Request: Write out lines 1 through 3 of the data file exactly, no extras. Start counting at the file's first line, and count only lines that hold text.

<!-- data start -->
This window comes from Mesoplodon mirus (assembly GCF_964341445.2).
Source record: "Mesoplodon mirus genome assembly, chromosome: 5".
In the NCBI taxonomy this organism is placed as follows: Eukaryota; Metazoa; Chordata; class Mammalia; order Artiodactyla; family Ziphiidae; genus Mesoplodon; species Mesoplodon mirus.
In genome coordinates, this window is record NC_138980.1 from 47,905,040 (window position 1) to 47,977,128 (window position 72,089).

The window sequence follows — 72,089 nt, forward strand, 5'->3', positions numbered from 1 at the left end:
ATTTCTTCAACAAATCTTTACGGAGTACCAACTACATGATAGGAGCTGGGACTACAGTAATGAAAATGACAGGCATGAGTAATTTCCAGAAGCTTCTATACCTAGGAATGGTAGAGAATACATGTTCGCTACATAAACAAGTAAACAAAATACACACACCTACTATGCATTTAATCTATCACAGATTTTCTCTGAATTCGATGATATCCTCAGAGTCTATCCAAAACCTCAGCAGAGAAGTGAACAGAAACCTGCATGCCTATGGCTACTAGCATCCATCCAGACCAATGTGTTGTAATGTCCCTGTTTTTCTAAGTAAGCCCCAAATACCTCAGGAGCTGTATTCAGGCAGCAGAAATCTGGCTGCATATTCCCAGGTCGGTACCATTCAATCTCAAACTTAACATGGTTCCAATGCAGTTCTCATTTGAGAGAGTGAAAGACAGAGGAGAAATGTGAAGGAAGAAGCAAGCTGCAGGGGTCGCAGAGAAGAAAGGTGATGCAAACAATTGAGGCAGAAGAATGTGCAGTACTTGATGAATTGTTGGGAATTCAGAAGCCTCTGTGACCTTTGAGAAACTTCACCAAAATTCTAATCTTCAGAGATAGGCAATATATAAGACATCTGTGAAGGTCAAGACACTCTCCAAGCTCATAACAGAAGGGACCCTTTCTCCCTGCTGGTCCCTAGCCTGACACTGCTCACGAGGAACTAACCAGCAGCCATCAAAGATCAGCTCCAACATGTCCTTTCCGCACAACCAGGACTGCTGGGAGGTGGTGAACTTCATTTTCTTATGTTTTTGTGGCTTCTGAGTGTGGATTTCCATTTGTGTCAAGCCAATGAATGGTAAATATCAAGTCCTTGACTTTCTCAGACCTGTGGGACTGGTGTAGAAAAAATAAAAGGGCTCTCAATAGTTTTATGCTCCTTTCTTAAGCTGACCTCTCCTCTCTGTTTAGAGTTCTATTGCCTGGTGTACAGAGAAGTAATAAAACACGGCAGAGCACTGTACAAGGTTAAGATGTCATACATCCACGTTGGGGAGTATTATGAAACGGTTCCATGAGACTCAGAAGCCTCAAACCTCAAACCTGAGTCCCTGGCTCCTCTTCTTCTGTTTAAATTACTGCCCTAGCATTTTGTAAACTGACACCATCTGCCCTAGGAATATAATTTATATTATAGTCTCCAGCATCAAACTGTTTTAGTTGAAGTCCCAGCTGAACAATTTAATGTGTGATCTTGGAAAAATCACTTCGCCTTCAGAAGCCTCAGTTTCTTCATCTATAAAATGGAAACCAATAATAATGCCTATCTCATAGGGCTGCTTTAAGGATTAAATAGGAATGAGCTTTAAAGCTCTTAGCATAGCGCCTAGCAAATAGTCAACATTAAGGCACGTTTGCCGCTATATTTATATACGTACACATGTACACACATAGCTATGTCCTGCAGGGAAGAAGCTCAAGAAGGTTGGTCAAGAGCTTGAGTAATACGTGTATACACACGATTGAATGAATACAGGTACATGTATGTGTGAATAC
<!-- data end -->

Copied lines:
This window comes from Mesoplodon mirus (assembly GCF_964341445.2).
Source record: "Mesoplodon mirus genome assembly, chromosome: 5".
In the NCBI taxonomy this organism is placed as follows: Eukaryota; Metazoa; Chordata; class Mammalia; order Artiodactyla; family Ziphiidae; genus Mesoplodon; species Mesoplodon mirus.